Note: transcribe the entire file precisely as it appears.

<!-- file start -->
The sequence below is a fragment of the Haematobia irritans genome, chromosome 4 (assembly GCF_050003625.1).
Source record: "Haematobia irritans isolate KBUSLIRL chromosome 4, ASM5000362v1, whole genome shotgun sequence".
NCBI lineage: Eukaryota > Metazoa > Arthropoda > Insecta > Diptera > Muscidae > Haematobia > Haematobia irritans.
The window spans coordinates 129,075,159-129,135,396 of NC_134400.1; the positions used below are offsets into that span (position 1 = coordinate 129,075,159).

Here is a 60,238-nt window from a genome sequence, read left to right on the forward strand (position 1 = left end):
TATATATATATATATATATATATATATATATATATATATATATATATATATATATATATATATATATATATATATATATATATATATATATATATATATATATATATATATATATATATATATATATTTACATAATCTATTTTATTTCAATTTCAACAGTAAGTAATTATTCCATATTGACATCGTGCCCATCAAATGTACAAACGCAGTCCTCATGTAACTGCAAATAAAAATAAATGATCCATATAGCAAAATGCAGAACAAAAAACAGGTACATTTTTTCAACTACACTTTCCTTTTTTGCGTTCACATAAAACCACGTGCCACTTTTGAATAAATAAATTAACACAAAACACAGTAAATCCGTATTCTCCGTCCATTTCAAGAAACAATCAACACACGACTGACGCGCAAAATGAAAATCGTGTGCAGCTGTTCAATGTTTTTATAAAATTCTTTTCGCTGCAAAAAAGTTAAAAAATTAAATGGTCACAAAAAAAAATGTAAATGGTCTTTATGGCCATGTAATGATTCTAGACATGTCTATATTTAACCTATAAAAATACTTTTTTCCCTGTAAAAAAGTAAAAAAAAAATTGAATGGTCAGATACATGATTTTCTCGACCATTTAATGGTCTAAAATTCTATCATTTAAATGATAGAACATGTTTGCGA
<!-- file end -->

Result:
The sequence below is a fragment of the Haematobia irritans genome, chromosome 4 (assembly GCF_050003625.1).
Source record: "Haematobia irritans isolate KBUSLIRL chromosome 4, ASM5000362v1, whole genome shotgun sequence".
NCBI lineage: Eukaryota > Metazoa > Arthropoda > Insecta > Diptera > Muscidae > Haematobia > Haematobia irritans.
The window spans coordinates 129,075,159-129,135,396 of NC_134400.1; the positions used below are offsets into that span (position 1 = coordinate 129,075,159).

Here is a 60,238-nt window from a genome sequence, read left to right on the forward strand (position 1 = left end):
TATATATATATATATATATATATATATATATATATATATATATATATATATATATATATATATATATATATATATATATATATATATATATATATATATATATATATATATATATATATATATATATTTACATAATCTATTTTATTTCAATTTCAACAGTAAGTAATTATTCCATATTGACATCGTGCCCATCAAATGTACAAACGCAGTCCTCATGTAACTGCAAATAAAAATAAATGATCCATATAGCAAAATGCAGAACAAAAAACAGGTACATTTTTTCAACTACACTTTCCTTTTTTGCGTTCACATAAAACCACGTGCCACTTTTGAATAAATAAATTAACACAAAACACAGTAAATCCGTATTCTCCGTCCATTTCAAGAAACAATCAACACACGACTGACGCGCAAAATGAAAATCGTGTGCAGCTGTTCAATGTTTTTATAAAATTCTTTTCGCTGCAAAAAAGTTAAAAAATTAAATGGTCACAAAAAAAAATGTAAATGGTCTTTATGGCCATGTAATGATTCTAGACATGTCTATATTTAACCTATAAAAATACTTTTTTCCCTGTAAAAAAGTAAAAAAAAAATTGAATGGTCAGATACATGATTTTCTCGACCATTTAATGGTCTAAAATTCTATCATTTAAATGATAGAACATGTTTGCGA